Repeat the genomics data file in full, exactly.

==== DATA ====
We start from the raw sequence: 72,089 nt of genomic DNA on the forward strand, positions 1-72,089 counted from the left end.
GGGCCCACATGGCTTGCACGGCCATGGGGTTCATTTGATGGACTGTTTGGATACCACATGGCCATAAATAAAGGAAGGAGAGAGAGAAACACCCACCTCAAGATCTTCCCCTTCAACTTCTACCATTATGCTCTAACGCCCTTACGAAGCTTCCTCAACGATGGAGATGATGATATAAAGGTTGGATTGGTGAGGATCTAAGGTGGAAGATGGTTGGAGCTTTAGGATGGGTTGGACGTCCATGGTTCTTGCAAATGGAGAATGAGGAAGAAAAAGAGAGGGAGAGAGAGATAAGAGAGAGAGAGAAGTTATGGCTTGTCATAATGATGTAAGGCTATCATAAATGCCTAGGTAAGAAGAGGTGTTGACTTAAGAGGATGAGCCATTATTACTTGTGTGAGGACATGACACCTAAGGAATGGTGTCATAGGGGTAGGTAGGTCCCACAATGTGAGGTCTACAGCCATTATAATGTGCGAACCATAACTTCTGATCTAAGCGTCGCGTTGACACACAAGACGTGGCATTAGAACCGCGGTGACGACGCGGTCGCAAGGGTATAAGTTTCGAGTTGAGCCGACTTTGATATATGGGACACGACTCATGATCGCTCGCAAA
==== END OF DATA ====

We start from the raw sequence: 72,089 nt of genomic DNA on the forward strand, positions 1-72,089 counted from the left end.
GGGCCCACATGGCTTGCACGGCCATGGGGTTCATTTGATGGACTGTTTGGATACCACATGGCCATAAATAAAGGAAGGAGAGAGAGAAACACCCACCTCAAGATCTTCCCCTTCAACTTCTACCATTATGCTCTAACGCCCTTACGAAGCTTCCTCAACGATGGAGATGATGATATAAAGGTTGGATTGGTGAGGATCTAAGGTGGAAGATGGTTGGAGCTTTAGGATGGGTTGGACGTCCATGGTTCTTGCAAATGGAGAATGAGGAAGAAAAAGAGAGGGAGAGAGAGATAAGAGAGAGAGAGAAGTTATGGCTTGTCATAATGATGTAAGGCTATCATAAATGCCTAGGTAAGAAGAGGTGTTGACTTAAGAGGATGAGCCATTATTACTTGTGTGAGGACATGACACCTAAGGAATGGTGTCATAGGGGTAGGTAGGTCCCACAATGTGAGGTCTACAGCCATTATAATGTGCGAACCATAACTTCTGATCTAAGCGTCGCGTTGACACACAAGACGTGGCATTAGAACCGCGGTGACGACGCGGTCGCAAGGGTATAAGTTTCGAGTTGAGCCGACTTTGATATATGGGACACGACTCATGATCGCTCGCAAA